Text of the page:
There’s hot, and then there’s intolerably, dangerously hot. Knowing the difference when you’re headed outdoors for an early-season hot-weather hunt or even a hike can literally be a life-or-death matter. But sometimes, there’s nothing you can do to beat the heat, and you have to recognize that as well.
Once outside temps get near or above that 100-degree mark, the human body doesn’t function very well. A tragic case in point: A recent Arizona emergency evacuation ended in a fatality last week, demonstrating the dangers of heading into extreme heat unprepared.
Six friends were hiking near Cave Creek outside Phoenix on Labor Day, Sept. 5, when temperatures approached 110 degrees. Four miles into their trek, the group ran out of water and became disoriented. With their phone batteries all dead, the group couldn’t find their way back and had to borrow a phone to call 911.
The Maricopa County Sheriff’s Office and local fire departments arrived at the Spur Cross Trailhead and found all six hikers suffering from heat-related emergencies, one of whom was unresponsive.
After being evacuated via helicopter and transported to a hospital for treatment, five of the hikers are expected to recover fully; but Dr. Evan Dishion, a 32-year-old first-year resident at Barrow Neurological Institute in Phoenix, was declared dead, apparently of heat stroke. He leaves behind a wife and a 3-month-old daughter.
If it can happen to a doctor on a reasonably basic hike, it can happen to anyone who isn’t prepared and pushes too hard in the heat.
The Phoenix Parks and Recreation Board announced it will now close trails from 11 a.m. to 5 p.m. when the National Weather Service issues an excessive heat warning.
While hiking in such extreme conditions generally isn’t a good idea, the crew of experts over at Fieldcraft Survival says you can take precautions to prevent heat emergencies and stay safe.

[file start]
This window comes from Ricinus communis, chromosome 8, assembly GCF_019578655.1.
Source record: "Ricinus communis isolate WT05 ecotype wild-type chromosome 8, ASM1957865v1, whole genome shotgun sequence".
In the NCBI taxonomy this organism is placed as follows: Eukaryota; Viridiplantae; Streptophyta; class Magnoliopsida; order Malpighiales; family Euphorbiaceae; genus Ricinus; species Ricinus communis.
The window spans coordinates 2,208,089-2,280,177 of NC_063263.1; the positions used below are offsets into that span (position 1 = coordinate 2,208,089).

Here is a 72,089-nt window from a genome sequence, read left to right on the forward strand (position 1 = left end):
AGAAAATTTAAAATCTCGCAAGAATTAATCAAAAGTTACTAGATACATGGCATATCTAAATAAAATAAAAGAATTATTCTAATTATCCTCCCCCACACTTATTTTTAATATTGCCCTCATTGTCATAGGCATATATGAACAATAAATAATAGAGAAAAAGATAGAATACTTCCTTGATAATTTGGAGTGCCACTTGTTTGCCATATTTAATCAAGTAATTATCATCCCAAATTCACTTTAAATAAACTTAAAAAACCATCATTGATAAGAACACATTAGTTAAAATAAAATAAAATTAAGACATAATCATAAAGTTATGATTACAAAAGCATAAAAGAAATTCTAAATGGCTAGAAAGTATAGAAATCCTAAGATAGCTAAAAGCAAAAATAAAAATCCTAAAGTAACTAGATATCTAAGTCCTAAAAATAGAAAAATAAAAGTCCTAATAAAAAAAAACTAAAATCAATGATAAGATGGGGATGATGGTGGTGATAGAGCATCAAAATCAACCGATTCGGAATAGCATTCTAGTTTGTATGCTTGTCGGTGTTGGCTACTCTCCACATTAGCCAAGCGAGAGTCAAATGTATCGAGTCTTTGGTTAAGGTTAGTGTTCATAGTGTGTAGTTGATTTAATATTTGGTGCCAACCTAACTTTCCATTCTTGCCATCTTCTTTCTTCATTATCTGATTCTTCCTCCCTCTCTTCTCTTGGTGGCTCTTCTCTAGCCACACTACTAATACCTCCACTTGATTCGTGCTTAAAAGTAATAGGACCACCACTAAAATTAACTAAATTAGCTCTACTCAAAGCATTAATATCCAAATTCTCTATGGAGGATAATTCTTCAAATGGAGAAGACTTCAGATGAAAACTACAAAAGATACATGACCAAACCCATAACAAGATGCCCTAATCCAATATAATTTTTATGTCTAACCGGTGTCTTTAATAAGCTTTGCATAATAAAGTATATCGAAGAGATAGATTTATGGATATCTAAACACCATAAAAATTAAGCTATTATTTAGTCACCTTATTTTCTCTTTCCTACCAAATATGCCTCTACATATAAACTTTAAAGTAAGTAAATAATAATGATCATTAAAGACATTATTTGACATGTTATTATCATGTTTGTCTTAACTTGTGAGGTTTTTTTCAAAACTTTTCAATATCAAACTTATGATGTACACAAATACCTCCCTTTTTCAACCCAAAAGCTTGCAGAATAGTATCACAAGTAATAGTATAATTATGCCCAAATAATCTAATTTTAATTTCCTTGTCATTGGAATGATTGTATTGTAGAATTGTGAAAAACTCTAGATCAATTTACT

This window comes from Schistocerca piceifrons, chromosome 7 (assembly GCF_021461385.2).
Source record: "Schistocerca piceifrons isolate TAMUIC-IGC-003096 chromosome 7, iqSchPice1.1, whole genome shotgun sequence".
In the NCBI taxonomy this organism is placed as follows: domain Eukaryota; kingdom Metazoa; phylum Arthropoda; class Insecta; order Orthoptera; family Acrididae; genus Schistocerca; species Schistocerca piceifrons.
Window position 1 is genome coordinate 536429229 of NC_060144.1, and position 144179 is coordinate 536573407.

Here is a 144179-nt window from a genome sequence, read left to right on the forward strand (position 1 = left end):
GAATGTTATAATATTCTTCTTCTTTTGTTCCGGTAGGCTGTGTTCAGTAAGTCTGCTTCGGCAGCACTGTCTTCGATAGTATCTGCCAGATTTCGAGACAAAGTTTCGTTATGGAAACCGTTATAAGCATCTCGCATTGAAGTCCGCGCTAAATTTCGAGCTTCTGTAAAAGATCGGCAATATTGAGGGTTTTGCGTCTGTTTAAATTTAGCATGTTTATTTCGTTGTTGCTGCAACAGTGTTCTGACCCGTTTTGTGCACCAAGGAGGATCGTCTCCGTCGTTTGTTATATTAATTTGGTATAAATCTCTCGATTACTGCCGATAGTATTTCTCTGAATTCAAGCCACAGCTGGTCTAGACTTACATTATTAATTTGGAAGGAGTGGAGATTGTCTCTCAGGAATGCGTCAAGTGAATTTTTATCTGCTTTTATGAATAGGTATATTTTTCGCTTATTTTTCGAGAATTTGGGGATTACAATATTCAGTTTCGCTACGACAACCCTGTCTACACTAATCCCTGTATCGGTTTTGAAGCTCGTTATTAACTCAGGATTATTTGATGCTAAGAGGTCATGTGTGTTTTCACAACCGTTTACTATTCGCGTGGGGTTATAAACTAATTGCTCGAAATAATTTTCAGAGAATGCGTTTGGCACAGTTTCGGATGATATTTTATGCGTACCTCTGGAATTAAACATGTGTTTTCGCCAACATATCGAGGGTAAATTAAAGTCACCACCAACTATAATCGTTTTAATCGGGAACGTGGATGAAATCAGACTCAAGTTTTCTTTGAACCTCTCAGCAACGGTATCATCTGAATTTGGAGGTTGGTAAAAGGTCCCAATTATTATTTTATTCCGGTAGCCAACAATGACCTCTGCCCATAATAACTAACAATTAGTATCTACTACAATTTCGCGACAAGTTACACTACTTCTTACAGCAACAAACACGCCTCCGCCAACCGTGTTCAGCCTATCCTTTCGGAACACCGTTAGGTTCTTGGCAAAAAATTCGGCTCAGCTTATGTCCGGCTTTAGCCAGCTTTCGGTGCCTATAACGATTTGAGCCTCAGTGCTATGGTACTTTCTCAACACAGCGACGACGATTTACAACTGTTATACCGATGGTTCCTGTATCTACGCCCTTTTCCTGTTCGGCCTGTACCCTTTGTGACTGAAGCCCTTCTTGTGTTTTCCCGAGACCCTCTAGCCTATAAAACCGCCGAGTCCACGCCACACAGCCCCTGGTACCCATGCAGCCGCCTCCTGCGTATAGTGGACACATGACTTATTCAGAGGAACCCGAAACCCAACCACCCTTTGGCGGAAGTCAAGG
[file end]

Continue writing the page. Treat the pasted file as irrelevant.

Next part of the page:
Surviving the Swelter
Kevin Estela, Fieldcraft’s director of training, says prehydrating with hydration-multiplying water additives such as Liquid I.V., Nuun, or Hoist can help your body better retain water as you sweat and exert yourself in intense heat. Estela also suggests avoiding food and beverages that could dehydrate you, including coffee, alcohol, and salty foods.
Nate “Doc” Jones, a Fieldcraft medical instructor, says you should also fully charge your phone, download app routes in case you get off course, and be realistic when evaluating your ability to handle varying weather conditions. Even individuals who live — and primarily stay indoors — in climates such as Arizona can struggle to acclimate to high heat during any physical activity and could be just as likely to succumb to heat exhaustion as anyone else.
According to Dishion’s wife, Amy, he was “at the top of his game” physically and had just completed a marathon soon before he died; but 110-degree weather and a lack of water can lead to heat stroke in even the healthiest athlete.
“The best medicine is preventative,” Jones said. “You can’t let yourself get into this impossible situation and then expect that some magic piece of gear is going to get you out or that you’re just going to wish your way out of it. It’s entirely possible to put yourself in a no-win situation.”
Estela recommends taking some sort of shade structure — an umbrella, a tarp, or a backpacking tent’s rain fly — to prevent sunburn and help you stay cool; a decent piece of shade can make it feel 15 to 20 degrees cooler. It ain’t an air conditioner, but it helps.
Fieldcraft’s Dr. Oisin McElvaney says people often underestimate the amount of water they need. Be prepared with a CamelBak or another hydration rig to ensure you have plenty for the full trip. Cold packs to reduce core temperature can also be great to bring along.
Rather than waiting for a full-blown medical emergency, evaluate yourself and others along the way before heat exhaustion can turn into heat stroke.
McElvaney says you should learn how to assess someone by their radial pulse, mental status, and responses — and obviously, you should learn how to do this before heading into the field and not trying to figure it out from a medkit manual in the field.
Medical instructor Gerry Young says the first signs of trouble can include:
- Intense thirst
- Cessation of sweating
If you do end up in an emergency situation and need to get ahold of a first responder, Young recommended a “runner” be used to relay the location (use your phone’s compass to get coordinates if it’s working), number, and age of patients, and the latest status of each.
But the best way to survive is to be prepared and never let the situation become so dire.
“It’s not the kit that you bring. It’s the way that you prepare yourself, the way that you plan, the knowledge and skills that you have going into certain situations,” said Jones. “So even something as simple as hiking actually demands a decent amount of responsibility to make sure you’re actually going to make it through.”